Clean Water and Clean Energy – A Pipe Dream? By Dragan Savic, KWR CEO
The continuous existence of humanity depends crucially on its ability to achieve a more sustainable and self-sufficient future envisaged by the UN Sustainable Development Goals (SDGs). This depends largely on a better understanding of the complexities and the interdependencies between various resource sectors, e.g., water, energy, food and land, to name a few.
Water and energy, as the key elements of this nexus, are inextricably linked – water supply depends on energy and energy supply depends on water. Due to population growth, climate change and economic development, both sectors face rising future demands and stricter constraints on potential sources. These additional pressures will intensify the interdependencies between the sectors bringing further challenges to achieving SDGs and nexus security.
Even with the considerable progress being made with the SDGs we have today a situation that more than 2.2 billion people worldwide lack access to safe drinking water with more than half of the world population (4.2 billion) lacking access to proper sanitation. The situation with global electrification rate is better, although about 840 million people still lack electricity access (or 11% of the global population). Furthermore, an estimated 8% will not have access to electricity in 2030, with 90% of them being in sub-Saharan Africa. The link between water and energy is often less prominent in these SDG considerations, thus making it difficult to think of synergistic technological and policy solutions that benefit both sectors. The following examples illustrate some of the research and practical applications that can lead to a more secure nexus and get us closer to achieving the SDGs.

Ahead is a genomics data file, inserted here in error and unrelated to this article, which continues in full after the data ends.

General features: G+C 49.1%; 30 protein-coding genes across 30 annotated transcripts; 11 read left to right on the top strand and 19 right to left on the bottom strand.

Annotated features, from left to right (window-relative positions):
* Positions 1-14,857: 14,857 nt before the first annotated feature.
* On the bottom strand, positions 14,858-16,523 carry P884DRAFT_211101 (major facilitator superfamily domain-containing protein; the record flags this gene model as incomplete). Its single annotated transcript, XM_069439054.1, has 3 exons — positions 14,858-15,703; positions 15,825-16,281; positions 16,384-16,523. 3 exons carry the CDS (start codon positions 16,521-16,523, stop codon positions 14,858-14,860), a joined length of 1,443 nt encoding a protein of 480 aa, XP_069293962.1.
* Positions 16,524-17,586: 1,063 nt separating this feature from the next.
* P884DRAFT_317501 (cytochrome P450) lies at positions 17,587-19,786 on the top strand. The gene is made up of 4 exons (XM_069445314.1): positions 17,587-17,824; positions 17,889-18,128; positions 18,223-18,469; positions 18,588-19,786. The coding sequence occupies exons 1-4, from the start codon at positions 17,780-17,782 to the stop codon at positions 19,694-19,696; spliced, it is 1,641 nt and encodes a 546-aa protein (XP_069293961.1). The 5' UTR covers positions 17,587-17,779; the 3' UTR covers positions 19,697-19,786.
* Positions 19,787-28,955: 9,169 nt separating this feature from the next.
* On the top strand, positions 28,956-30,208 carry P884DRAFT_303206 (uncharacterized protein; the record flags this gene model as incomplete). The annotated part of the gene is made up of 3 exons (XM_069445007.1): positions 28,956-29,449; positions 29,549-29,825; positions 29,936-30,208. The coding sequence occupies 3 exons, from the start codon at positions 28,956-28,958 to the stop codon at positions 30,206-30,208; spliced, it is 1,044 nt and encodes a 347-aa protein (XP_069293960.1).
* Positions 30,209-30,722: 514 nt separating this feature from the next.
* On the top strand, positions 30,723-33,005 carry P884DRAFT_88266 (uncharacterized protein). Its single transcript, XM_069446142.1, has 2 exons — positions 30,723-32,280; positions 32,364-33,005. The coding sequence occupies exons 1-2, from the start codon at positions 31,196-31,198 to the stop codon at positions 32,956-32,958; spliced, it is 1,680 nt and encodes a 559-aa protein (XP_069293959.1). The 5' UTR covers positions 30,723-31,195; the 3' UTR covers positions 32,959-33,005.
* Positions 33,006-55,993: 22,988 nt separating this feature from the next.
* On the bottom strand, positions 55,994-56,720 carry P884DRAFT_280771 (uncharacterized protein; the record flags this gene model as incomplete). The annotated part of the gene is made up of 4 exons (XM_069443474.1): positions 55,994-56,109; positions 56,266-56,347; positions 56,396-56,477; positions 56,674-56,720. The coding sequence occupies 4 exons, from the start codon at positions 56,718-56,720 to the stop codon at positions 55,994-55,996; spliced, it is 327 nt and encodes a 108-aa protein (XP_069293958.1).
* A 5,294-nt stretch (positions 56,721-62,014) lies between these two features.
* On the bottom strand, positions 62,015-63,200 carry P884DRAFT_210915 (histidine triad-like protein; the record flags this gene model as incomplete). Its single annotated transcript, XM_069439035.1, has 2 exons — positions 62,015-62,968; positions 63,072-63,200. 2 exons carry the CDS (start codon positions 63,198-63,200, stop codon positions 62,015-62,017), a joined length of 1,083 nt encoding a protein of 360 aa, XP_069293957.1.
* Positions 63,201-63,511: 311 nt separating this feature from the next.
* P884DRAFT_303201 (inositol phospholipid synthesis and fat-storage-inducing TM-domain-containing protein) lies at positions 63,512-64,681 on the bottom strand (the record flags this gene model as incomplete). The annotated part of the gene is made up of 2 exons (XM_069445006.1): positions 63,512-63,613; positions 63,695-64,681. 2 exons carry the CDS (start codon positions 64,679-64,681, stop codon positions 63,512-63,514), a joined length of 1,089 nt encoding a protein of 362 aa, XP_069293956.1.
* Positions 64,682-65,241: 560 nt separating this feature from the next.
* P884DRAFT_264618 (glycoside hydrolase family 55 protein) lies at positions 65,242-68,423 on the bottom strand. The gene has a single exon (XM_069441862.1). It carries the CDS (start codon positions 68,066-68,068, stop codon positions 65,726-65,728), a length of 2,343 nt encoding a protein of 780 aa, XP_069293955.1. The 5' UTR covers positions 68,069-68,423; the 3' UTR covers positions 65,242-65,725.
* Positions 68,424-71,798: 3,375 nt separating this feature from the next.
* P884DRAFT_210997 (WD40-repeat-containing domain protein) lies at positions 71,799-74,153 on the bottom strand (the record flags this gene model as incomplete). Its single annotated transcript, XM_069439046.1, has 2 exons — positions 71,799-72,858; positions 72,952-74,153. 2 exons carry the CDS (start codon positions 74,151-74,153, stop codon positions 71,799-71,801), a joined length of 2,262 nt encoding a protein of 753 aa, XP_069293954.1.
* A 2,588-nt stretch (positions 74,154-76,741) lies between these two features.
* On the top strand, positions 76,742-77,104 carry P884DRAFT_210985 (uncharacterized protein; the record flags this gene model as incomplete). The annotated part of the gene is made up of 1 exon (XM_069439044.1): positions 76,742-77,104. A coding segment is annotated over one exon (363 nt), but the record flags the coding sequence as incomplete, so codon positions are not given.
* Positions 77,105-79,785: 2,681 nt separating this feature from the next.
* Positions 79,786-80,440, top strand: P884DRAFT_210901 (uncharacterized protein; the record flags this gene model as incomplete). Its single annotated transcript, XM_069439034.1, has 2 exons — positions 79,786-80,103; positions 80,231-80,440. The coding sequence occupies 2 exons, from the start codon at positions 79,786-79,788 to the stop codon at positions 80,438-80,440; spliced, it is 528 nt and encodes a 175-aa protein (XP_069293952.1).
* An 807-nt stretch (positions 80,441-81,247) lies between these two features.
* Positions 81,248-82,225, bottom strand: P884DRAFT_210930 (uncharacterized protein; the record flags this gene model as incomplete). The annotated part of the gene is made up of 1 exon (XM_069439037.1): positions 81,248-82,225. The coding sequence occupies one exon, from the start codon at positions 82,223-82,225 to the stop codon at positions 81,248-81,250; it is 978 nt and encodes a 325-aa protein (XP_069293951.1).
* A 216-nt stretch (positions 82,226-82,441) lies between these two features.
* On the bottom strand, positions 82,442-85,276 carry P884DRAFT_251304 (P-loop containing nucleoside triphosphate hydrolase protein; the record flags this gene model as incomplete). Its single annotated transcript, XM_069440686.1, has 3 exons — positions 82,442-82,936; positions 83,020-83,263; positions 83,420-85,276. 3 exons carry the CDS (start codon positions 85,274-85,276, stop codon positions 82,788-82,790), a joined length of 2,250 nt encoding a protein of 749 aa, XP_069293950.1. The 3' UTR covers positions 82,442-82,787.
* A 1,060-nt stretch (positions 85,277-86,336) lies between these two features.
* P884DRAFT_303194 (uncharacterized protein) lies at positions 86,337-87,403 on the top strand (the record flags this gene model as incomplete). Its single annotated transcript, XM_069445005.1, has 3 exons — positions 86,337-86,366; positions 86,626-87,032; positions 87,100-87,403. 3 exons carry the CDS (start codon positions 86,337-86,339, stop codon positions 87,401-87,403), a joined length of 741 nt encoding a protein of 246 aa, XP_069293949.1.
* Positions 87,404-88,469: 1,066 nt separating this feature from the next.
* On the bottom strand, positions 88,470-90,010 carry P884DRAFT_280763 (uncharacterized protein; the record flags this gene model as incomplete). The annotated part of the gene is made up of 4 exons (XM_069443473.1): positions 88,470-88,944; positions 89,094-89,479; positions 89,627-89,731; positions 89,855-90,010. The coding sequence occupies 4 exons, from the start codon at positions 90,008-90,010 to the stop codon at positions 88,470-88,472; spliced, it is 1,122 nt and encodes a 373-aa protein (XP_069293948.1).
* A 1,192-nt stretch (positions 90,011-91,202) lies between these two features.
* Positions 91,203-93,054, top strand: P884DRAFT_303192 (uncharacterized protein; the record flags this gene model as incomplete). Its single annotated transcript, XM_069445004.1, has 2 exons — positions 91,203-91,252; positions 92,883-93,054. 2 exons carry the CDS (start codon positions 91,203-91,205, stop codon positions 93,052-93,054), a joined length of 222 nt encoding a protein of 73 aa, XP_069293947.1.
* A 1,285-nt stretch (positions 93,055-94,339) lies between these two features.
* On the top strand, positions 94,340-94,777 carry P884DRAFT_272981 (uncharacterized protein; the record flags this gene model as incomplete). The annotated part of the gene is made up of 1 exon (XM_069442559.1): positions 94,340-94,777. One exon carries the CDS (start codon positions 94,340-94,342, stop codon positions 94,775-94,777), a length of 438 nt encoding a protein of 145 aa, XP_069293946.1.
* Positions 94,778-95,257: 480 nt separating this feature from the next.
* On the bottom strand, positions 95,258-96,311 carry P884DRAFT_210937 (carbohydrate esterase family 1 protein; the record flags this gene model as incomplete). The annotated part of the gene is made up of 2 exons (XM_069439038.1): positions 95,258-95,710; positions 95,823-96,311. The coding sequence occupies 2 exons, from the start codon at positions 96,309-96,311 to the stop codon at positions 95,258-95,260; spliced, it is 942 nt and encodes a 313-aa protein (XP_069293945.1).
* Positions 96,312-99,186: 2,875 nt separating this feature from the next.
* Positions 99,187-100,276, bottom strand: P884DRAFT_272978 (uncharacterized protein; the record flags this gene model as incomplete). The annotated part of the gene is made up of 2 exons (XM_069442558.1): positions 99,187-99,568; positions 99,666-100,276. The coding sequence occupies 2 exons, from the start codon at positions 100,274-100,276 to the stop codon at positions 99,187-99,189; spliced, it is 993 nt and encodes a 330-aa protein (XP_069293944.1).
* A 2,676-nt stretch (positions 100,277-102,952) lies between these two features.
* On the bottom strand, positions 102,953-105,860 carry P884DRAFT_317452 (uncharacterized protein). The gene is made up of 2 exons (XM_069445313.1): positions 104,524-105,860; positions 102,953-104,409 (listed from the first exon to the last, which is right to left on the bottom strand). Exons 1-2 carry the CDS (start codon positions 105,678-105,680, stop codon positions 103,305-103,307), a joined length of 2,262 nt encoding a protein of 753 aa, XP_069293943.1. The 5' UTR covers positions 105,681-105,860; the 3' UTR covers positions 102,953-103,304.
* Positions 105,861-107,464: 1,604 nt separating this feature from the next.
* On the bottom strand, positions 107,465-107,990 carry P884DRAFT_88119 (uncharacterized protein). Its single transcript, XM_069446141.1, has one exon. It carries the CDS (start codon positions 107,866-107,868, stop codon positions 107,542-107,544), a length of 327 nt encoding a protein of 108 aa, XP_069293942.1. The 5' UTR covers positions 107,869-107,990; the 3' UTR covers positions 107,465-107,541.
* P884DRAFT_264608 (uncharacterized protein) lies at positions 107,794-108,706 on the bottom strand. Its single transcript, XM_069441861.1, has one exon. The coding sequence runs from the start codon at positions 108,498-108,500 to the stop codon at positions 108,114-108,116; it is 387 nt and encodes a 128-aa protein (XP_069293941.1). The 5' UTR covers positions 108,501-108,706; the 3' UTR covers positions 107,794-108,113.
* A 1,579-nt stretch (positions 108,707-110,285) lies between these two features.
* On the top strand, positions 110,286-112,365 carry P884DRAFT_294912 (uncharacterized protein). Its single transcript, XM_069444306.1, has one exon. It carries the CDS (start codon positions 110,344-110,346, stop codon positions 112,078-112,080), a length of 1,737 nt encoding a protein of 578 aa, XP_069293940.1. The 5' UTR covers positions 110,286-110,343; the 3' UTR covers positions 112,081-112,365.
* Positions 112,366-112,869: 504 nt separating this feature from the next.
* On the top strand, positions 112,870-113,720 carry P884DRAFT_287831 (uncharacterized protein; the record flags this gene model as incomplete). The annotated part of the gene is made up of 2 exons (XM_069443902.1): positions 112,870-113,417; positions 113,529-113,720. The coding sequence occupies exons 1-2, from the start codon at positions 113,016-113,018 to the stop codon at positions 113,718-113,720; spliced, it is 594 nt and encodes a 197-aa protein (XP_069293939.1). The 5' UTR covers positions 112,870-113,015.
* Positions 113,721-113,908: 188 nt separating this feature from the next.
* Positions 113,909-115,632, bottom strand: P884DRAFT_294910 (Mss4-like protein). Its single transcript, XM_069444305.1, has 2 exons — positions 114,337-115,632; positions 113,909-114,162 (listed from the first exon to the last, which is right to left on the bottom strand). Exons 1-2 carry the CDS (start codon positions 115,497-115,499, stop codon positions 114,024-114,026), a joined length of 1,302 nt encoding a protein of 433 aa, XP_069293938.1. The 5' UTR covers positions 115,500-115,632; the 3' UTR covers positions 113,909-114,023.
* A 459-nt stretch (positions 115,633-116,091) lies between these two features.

Renewables, water and hydrogen
Many agree that renewable energy technologies can help limit and reduce emissions of greenhouse gases to mitigate global climate change. Nowadays, more than a quarter of global electricity is generated from renewables and that trend is increasing. However, due to a spatial and temporal imbalance between sources of renewables and energy demand, there is a great need for energy conversion and storage technologies. Those technologies could address the issues with energy grid congestion, curtailment or seasonal/spatial shortages. Furthermore, they could address the issue of renewables currently not being well integrated into the heating, cooling and transport sectors, which are among the largest in terms of energy usage around the world.